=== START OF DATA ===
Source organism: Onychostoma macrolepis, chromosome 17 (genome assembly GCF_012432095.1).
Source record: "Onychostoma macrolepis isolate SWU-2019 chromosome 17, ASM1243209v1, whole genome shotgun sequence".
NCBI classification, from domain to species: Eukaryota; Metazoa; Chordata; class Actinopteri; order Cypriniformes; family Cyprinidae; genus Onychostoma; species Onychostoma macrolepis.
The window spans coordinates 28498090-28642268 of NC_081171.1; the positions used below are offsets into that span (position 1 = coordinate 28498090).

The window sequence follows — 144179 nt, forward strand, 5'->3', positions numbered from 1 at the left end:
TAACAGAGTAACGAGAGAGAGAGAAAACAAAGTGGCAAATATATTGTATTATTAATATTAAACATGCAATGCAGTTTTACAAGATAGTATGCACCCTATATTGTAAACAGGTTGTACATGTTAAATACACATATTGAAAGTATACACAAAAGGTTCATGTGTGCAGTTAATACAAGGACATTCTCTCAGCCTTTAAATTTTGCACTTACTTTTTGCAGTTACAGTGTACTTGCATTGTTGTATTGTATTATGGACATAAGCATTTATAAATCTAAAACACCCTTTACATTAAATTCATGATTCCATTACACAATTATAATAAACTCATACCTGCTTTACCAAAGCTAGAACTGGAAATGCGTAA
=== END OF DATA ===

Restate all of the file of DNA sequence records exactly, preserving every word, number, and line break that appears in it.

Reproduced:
Source organism: Onychostoma macrolepis, chromosome 17 (genome assembly GCF_012432095.1).
Source record: "Onychostoma macrolepis isolate SWU-2019 chromosome 17, ASM1243209v1, whole genome shotgun sequence".
NCBI classification, from domain to species: Eukaryota; Metazoa; Chordata; class Actinopteri; order Cypriniformes; family Cyprinidae; genus Onychostoma; species Onychostoma macrolepis.
The window spans coordinates 28498090-28642268 of NC_081171.1; the positions used below are offsets into that span (position 1 = coordinate 28498090).

The window sequence follows — 144179 nt, forward strand, 5'->3', positions numbered from 1 at the left end:
TAACAGAGTAACGAGAGAGAGAGAAAACAAAGTGGCAAATATATTGTATTATTAATATTAAACATGCAATGCAGTTTTACAAGATAGTATGCACCCTATATTGTAAACAGGTTGTACATGTTAAATACACATATTGAAAGTATACACAAAAGGTTCATGTGTGCAGTTAATACAAGGACATTCTCTCAGCCTTTAAATTTTGCACTTACTTTTTGCAGTTACAGTGTACTTGCATTGTTGTATTGTATTATGGACATAAGCATTTATAAATCTAAAACACCCTTTACATTAAATTCATGATTCCATTACACAATTATAATAAACTCATACCTGCTTTACCAAAGCTAGAACTGGAAATGCGTAA